Raising the “Questioner” Child (Type 6)


Drawing from “The Enneagram of Parenting”

In the Enneagram system of personality, the sixth style is called the Questioner. Things don’t feel safe, as though one is at sea or rolling around on balls or wheels. Where will my greatest safety come from – a strong, brave stance or a weak “protect me” one? Whom can I trust? Is this object hollow or solid? Are you pushing me or am I pulling you? Am I safer standing on your shoulders, with you standing on mine, or with like-minded warriors both on top of me and underneath me? Is there safety in numbers or am I better of going it alone? Maybe I need to learn to scare people off before they have a chance to get me. It helps to lean on a bigger authority sometimes or to put on my boxing gloves. My mind is always whirling around with these thoughts of how to protect myself so I can be prepared for anything.

In “The Enneagram of Parenting” I don’t use the words in the paragraph you have just read. I let the cartoon speak for itself instead. In fact, I drew this cartoon about thirteen years ago and never quite put the concepts into words for myself until now. I did feel, however, that the whirling symbols seemed like the Questioner (“what if…?”) part of myself, one of my wings since I’m a 5-Observer.

For each of the nine styles of children, I drew one cartoon meant to represent the general idea of the style. This was that cartoon for the Questioner child. I hope it conveys the feeling-tone accurately enough for them and their parents and teachers to relate to it. It’s a challenge because there are many variations within each style. In this case, though, I feel it has held up well. Questioners want to know who the authority is and I think this authority is someone you can count on. He has such a strong face I think it’s okay he doesn’t have legs and it’s kind of funny he’s made out of a question mark. In fact, that’s probably a healing aspect of the cartoon. Just what a Questioner might dread the most is right here for all to see and is creating no problem at all! The authority is itself poorly balanced on a ball, not even touching it! So, at least in cartoon-land, you don’t need an anchor after all, you see? The cartoon is YOU in most of your Questioner aspects, suspended with no security, yet surviving instead of toppling over. This all wouldn’t work if it was spoken in words as I have just done. But I hope it does work as a cartoon.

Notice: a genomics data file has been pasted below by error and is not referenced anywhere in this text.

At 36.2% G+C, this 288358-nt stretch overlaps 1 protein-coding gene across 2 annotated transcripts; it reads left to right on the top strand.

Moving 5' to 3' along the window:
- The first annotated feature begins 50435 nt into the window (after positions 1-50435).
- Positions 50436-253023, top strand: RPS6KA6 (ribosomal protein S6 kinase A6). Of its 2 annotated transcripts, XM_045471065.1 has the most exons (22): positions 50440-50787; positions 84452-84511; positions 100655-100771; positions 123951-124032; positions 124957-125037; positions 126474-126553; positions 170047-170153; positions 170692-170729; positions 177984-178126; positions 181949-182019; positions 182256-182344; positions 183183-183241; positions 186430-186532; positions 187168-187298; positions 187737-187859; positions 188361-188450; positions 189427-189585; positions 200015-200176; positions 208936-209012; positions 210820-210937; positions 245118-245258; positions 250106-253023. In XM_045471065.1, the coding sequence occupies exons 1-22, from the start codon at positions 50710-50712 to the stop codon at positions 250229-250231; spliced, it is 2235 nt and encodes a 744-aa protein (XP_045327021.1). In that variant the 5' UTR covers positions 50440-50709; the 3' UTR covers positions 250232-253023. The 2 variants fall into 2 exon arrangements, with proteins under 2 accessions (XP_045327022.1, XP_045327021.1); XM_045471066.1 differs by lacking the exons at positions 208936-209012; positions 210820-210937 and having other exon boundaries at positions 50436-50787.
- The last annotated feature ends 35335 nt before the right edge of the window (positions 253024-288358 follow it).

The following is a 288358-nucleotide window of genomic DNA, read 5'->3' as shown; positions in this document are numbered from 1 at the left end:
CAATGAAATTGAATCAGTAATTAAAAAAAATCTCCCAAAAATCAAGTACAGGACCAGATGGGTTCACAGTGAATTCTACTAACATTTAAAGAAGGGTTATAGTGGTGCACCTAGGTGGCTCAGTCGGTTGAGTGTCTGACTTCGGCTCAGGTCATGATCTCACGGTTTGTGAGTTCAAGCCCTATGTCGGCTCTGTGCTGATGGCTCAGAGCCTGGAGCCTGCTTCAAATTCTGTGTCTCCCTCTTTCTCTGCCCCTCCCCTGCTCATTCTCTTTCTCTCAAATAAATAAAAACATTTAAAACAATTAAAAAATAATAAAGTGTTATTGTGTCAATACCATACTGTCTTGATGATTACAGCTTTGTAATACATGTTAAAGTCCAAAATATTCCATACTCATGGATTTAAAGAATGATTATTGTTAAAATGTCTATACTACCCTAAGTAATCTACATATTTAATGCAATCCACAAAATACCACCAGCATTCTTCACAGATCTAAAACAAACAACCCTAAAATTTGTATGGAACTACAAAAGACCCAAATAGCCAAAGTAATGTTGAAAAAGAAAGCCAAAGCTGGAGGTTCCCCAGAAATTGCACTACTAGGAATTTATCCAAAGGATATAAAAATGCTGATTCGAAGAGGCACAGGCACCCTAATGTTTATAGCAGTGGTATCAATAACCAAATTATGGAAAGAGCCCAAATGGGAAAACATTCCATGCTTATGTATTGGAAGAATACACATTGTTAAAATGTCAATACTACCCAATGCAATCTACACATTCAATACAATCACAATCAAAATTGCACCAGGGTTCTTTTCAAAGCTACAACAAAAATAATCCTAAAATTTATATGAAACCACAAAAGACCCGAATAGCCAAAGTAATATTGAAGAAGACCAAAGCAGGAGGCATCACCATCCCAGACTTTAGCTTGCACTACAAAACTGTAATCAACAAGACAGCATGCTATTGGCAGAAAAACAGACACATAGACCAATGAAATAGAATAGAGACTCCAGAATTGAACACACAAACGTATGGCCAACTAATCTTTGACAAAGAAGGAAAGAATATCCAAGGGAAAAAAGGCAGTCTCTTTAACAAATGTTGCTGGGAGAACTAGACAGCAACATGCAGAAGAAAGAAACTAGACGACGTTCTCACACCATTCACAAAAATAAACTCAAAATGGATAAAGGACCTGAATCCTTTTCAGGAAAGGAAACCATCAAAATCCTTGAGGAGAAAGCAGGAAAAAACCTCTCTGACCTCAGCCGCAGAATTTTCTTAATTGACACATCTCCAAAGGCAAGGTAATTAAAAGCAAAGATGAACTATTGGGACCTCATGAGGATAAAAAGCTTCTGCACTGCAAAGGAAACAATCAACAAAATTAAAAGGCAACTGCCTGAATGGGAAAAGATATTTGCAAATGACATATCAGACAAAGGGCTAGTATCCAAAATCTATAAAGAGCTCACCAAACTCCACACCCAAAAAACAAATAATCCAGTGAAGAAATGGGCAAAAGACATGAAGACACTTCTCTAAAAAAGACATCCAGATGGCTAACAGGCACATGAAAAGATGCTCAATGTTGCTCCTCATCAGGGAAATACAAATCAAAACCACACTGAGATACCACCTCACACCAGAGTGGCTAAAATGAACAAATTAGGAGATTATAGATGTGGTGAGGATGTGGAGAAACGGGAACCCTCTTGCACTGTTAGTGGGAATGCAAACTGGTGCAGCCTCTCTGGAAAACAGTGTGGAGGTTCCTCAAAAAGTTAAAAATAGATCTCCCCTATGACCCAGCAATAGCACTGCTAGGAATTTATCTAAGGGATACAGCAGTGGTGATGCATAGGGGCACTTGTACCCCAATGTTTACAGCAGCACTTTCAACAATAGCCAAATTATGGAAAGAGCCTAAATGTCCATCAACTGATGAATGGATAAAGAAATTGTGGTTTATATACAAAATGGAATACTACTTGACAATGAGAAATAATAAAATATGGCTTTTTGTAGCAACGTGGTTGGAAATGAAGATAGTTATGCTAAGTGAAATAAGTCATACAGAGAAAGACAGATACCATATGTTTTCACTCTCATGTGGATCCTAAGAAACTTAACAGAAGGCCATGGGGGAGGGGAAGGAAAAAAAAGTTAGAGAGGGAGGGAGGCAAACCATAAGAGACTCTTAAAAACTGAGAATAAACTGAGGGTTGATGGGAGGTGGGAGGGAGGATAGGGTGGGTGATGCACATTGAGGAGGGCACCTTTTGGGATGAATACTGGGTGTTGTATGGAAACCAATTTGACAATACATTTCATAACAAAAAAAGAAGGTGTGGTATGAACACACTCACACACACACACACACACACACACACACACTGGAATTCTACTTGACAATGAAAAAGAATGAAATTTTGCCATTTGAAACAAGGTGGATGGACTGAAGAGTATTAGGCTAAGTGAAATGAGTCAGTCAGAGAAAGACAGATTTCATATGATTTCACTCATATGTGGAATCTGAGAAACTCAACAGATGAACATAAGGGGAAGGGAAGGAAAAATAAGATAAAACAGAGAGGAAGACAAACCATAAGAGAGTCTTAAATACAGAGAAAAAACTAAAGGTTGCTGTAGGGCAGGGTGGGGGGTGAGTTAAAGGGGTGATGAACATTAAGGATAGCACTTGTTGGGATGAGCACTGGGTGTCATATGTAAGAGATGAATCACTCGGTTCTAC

Questioner children need order, predictability, and to learn to trust their inner authority. They need to learn to built confidence in themselves and in their ability to meet new situations, which means they need to be treated with patience and calmness. My book helps parents and teachers by showing learning styles and what different types need in terms of adult attitudes. Children vary a lot in their inborn traits that govern how fearful they are, their study habits, social adjustment, and so much more.

The Enneagram of Parenting by Elizabeth Wagele. HarperCollins publisher

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The Happy Introvert: Napoleon Dynamite


“Just listen to your heart – that’s what I do.”

I used the title character of the movie, Napoleon Dynamite (2004), as an example of an introvert in the appendix of “The Happy Introvert.” He knows who he is and he’s comfortable with himself. Napoleon marches to his own drummer rather than following the collective. His life isn’t about being beautiful or popular, but about doing his own thing. He’s sweet, strong, loyal, virtuous, and grumpy (not all introverts are grumpy, however). And he becomes a hero.

Napoleon has the ability to focus on a video for weeks and weeks in order to learn how to dance. Wow, does he ever learn how to dance! And he does it for only one reason: he wants to. There’s no need to tell anyone else about it. Having learned this skill happens to lead to a heroic act later in the film. When he falls in love, he catches his girlfriend a delicious fish—it’s not the usual way to express love, but it’s his way and it’s touching because it comes from his heart.

Napoleon’s style of being in the world is understated. He’s true to himself and his friends and he’s inspiring. I like hearing him ask kids at school in a monotone voice, “You having a killer time?”

If you want to learn more about the personalities of Napoleon, his friend Pedro, his brother Kip, his girlfriend Deb, his uncle Rico, and the kids in his high school you can find out in:

The Happy Introvert, a Wild and Crazy Guide to Your True Self. By Elizabeth Wagele, published by Ulysses Press, Berkeley CA

http://www.wagele.com/introvert.html

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“9 Ways to Save the World” on Psychology Today blog 2-2-10


Please go to http://bit.ly/dzQSKe to see the blog I uploaded on the Psychology Today website today.

– Elizabeth